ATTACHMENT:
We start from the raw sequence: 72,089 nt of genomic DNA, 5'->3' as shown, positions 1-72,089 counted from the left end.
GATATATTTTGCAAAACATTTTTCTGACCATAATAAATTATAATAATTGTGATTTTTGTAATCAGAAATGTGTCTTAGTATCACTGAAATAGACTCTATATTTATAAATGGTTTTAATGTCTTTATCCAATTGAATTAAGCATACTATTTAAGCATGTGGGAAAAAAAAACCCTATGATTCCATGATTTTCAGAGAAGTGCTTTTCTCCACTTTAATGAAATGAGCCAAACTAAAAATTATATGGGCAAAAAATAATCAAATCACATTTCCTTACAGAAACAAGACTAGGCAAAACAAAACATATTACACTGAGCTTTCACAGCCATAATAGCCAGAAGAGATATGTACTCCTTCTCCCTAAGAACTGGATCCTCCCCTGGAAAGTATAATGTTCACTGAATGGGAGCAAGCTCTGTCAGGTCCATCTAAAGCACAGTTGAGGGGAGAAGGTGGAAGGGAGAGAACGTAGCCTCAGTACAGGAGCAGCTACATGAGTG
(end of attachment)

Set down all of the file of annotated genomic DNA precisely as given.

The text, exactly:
We start from the raw sequence: 72,089 nt of genomic DNA, 5'->3' as shown, positions 1-72,089 counted from the left end.
GATATATTTTGCAAAACATTTTTCTGACCATAATAAATTATAATAATTGTGATTTTTGTAATCAGAAATGTGTCTTAGTATCACTGAAATAGACTCTATATTTATAAATGGTTTTAATGTCTTTATCCAATTGAATTAAGCATACTATTTAAGCATGTGGGAAAAAAAAACCCTATGATTCCATGATTTTCAGAGAAGTGCTTTTCTCCACTTTAATGAAATGAGCCAAACTAAAAATTATATGGGCAAAAAATAATCAAATCACATTTCCTTACAGAAACAAGACTAGGCAAAACAAAACATATTACACTGAGCTTTCACAGCCATAATAGCCAGAAGAGATATGTACTCCTTCTCCCTAAGAACTGGATCCTCCCCTGGAAAGTATAATGTTCACTGAATGGGAGCAAGCTCTGTCAGGTCCATCTAAAGCACAGTTGAGGGGAGAAGGTGGAAGGGAGAGAACGTAGCCTCAGTACAGGAGCAGCTACATGAGTG